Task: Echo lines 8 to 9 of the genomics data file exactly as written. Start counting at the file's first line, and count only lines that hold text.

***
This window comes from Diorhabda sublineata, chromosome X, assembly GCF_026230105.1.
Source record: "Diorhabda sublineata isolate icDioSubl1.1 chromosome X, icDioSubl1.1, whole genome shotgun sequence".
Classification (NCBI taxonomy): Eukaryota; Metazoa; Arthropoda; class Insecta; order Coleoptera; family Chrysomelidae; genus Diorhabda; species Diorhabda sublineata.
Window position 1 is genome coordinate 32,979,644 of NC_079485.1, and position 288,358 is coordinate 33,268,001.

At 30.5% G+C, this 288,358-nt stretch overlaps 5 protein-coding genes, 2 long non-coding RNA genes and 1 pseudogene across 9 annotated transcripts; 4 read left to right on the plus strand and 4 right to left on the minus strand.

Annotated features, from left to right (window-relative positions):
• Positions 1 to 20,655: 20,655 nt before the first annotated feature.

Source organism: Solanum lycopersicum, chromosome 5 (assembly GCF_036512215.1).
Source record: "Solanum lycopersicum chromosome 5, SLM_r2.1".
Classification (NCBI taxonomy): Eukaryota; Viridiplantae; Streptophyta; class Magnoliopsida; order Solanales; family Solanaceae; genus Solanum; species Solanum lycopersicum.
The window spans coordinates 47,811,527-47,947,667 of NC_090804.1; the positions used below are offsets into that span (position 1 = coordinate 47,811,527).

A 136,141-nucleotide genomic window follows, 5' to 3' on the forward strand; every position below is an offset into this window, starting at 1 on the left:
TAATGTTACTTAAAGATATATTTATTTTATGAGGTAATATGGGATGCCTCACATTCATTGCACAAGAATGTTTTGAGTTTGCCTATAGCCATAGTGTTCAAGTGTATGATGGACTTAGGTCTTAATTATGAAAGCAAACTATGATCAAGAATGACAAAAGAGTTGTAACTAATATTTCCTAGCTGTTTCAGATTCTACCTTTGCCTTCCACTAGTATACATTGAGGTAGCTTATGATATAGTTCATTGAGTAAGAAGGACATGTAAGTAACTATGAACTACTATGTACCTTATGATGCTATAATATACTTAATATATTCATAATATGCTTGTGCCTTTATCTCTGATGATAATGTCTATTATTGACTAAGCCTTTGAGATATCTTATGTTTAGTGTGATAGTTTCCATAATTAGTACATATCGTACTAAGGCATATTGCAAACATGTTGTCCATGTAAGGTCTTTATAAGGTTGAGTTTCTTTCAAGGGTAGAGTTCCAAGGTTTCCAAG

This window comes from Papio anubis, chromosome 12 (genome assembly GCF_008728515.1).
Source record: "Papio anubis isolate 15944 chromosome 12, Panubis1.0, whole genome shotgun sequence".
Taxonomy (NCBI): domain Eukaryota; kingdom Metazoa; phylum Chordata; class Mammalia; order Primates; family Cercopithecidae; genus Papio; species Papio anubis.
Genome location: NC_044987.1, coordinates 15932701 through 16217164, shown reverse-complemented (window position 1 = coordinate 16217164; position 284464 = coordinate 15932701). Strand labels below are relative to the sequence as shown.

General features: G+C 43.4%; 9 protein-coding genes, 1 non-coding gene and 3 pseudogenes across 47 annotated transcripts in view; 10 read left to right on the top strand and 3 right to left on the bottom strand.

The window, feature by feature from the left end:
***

Source organism: Solanum lycopersicum, chromosome 5 (assembly GCF_036512215.1).
Source record: "Solanum lycopersicum chromosome 5, SLM_r2.1".